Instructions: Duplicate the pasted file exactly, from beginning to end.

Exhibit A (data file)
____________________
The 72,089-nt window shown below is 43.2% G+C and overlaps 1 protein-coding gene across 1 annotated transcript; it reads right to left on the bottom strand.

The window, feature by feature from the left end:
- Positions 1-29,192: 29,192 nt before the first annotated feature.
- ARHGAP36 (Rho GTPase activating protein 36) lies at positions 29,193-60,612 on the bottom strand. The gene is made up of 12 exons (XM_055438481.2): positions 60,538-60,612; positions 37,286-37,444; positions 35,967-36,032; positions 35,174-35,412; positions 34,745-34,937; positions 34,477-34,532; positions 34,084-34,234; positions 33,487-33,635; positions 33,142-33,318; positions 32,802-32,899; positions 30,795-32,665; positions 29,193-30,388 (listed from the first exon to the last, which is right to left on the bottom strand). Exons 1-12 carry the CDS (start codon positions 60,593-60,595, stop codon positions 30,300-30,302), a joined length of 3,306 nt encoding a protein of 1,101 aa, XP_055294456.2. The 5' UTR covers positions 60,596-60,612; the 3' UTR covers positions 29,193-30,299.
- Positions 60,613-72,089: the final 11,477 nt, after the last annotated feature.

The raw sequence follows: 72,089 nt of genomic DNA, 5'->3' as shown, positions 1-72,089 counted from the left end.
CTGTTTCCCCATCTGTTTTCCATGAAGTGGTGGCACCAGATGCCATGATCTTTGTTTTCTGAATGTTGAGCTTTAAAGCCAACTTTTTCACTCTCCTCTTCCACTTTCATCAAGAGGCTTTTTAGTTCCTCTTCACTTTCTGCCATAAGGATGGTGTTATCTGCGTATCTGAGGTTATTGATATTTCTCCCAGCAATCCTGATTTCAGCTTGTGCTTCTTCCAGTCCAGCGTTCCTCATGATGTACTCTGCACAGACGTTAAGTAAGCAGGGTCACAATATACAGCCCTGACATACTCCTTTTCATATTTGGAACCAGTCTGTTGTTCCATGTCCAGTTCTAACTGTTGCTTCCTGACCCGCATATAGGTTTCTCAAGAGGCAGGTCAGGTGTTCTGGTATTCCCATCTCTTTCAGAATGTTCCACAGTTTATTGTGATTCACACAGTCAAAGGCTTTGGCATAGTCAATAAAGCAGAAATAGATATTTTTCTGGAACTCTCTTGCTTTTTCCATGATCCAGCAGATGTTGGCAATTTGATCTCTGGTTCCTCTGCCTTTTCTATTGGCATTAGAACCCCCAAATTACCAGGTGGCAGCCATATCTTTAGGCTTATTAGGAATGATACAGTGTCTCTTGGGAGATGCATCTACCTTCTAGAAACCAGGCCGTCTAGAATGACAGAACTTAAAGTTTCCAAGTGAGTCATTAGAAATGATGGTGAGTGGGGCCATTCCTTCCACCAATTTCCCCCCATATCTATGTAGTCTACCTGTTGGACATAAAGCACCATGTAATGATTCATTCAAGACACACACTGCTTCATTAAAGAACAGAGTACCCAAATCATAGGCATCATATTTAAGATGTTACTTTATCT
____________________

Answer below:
The 72,089-nt window shown below is 43.2% G+C and overlaps 1 protein-coding gene across 1 annotated transcript; it reads right to left on the bottom strand.

The window, feature by feature from the left end:
- Positions 1-29,192: 29,192 nt before the first annotated feature.
- ARHGAP36 (Rho GTPase activating protein 36) lies at positions 29,193-60,612 on the bottom strand. The gene is made up of 12 exons (XM_055438481.2): positions 60,538-60,612; positions 37,286-37,444; positions 35,967-36,032; positions 35,174-35,412; positions 34,745-34,937; positions 34,477-34,532; positions 34,084-34,234; positions 33,487-33,635; positions 33,142-33,318; positions 32,802-32,899; positions 30,795-32,665; positions 29,193-30,388 (listed from the first exon to the last, which is right to left on the bottom strand). Exons 1-12 carry the CDS (start codon positions 60,593-60,595, stop codon positions 30,300-30,302), a joined length of 3,306 nt encoding a protein of 1,101 aa, XP_055294456.2. The 5' UTR covers positions 60,596-60,612; the 3' UTR covers positions 29,193-30,299.
- Positions 60,613-72,089: the final 11,477 nt, after the last annotated feature.

The raw sequence follows: 72,089 nt of genomic DNA, 5'->3' as shown, positions 1-72,089 counted from the left end.
CTGTTTCCCCATCTGTTTTCCATGAAGTGGTGGCACCAGATGCCATGATCTTTGTTTTCTGAATGTTGAGCTTTAAAGCCAACTTTTTCACTCTCCTCTTCCACTTTCATCAAGAGGCTTTTTAGTTCCTCTTCACTTTCTGCCATAAGGATGGTGTTATCTGCGTATCTGAGGTTATTGATATTTCTCCCAGCAATCCTGATTTCAGCTTGTGCTTCTTCCAGTCCAGCGTTCCTCATGATGTACTCTGCACAGACGTTAAGTAAGCAGGGTCACAATATACAGCCCTGACATACTCCTTTTCATATTTGGAACCAGTCTGTTGTTCCATGTCCAGTTCTAACTGTTGCTTCCTGACCCGCATATAGGTTTCTCAAGAGGCAGGTCAGGTGTTCTGGTATTCCCATCTCTTTCAGAATGTTCCACAGTTTATTGTGATTCACACAGTCAAAGGCTTTGGCATAGTCAATAAAGCAGAAATAGATATTTTTCTGGAACTCTCTTGCTTTTTCCATGATCCAGCAGATGTTGGCAATTTGATCTCTGGTTCCTCTGCCTTTTCTATTGGCATTAGAACCCCCAAATTACCAGGTGGCAGCCATATCTTTAGGCTTATTAGGAATGATACAGTGTCTCTTGGGAGATGCATCTACCTTCTAGAAACCAGGCCGTCTAGAATGACAGAACTTAAAGTTTCCAAGTGAGTCATTAGAAATGATGGTGAGTGGGGCCATTCCTTCCACCAATTTCCCCCCATATCTATGTAGTCTACCTGTTGGACATAAAGCACCATGTAATGATTCATTCAAGACACACACTGCTTCATTAAAGAACAGAGTACCCAAATCATAGGCATCATATTTAAGATGTTACTTTATCT